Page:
Today IJRVET has published a new article. The issue 3 (Vol. 7) is in progress, but contains articles that are final and fully citable. The authors are Muthuveeran Ramasamy and Matthias Pilz. The full article is available here.
Context: Vocational training is viewed as a significant tool that increases employment outcomes and provides potential career advancement opportunities for individuals. Many countries are witnessing a shift from supply-driven to demand-driven approaches. The demand-driven approach in vocational training is often explored at the macro level and is associated with the perspectives of employers and labour markets. In contrast, this article explores the demand-driven approach at the micro level by focusing on the perspectives of individual learners within the context of their localities in order to position them at the centre of the skill development process.
Methods: This study used a qualitative exploratory research method and a mixture of focus group and face-to-face semi-structured interviews to obtain data to identify the practical problems that arise in real life contexts when attempts are made to prioritise vocational training demands in line with the needs of all the stakeholders. Based on the demand from the targeted learners, a competency-based vocational training course especially for women was designed, tested and evaluated in selected villages.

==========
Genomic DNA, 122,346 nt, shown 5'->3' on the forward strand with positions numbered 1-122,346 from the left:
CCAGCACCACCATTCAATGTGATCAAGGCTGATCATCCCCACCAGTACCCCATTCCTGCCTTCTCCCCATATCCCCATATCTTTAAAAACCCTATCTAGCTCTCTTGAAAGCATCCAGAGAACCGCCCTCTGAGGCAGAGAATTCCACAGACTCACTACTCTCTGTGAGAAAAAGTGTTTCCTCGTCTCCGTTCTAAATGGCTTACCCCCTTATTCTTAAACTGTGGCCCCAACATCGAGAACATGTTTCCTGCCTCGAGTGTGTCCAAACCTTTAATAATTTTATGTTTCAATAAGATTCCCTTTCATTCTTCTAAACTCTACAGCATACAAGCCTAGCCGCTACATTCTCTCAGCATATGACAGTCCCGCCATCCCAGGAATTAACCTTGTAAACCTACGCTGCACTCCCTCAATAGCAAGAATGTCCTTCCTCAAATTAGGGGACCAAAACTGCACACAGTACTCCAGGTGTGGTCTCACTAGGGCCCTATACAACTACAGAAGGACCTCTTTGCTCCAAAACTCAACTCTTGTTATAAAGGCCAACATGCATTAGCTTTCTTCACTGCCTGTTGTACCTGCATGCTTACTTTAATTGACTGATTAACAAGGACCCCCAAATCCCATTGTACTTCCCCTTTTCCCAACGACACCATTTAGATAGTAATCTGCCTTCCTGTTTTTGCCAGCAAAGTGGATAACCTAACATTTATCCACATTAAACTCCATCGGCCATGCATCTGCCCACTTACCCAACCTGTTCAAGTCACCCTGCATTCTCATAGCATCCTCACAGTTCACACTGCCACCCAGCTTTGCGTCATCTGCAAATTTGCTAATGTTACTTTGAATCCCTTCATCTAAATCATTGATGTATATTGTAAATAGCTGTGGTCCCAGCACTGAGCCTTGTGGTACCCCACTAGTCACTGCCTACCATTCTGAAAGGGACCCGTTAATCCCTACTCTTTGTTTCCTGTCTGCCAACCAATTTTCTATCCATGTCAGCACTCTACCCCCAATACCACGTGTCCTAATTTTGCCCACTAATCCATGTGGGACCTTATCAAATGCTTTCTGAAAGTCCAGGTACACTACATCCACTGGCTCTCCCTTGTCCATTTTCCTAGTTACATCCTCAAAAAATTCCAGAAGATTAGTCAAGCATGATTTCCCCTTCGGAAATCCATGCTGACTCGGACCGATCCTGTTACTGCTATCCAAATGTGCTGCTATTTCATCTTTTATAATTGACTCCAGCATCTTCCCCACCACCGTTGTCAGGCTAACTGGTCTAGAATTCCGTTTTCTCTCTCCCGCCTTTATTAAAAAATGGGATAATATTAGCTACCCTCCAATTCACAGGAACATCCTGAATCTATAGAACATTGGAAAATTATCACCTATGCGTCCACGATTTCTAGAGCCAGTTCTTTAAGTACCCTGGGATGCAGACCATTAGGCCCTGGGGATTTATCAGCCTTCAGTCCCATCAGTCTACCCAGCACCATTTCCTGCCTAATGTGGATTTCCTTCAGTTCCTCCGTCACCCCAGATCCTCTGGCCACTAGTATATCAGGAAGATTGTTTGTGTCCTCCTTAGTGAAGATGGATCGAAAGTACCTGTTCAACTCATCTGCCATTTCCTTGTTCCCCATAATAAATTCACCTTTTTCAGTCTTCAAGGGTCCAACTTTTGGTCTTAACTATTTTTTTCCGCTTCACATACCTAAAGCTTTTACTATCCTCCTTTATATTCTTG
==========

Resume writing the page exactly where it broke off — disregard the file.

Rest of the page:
Findings: The results show clearly that the demands of the rural population varied, and their participation in the training course was highly influenced by access to a training centre, the duration of the training, economic returns and socio-cultural factors. The demand-driven approach works best in vocational training when it involves the relevant stakeholders and the target groups in the planning and designing process.
Conclusion: The findings illustrate that demand-driven approach should be context specific, responsive to individuals’/learners’ demands, relevant and flexible.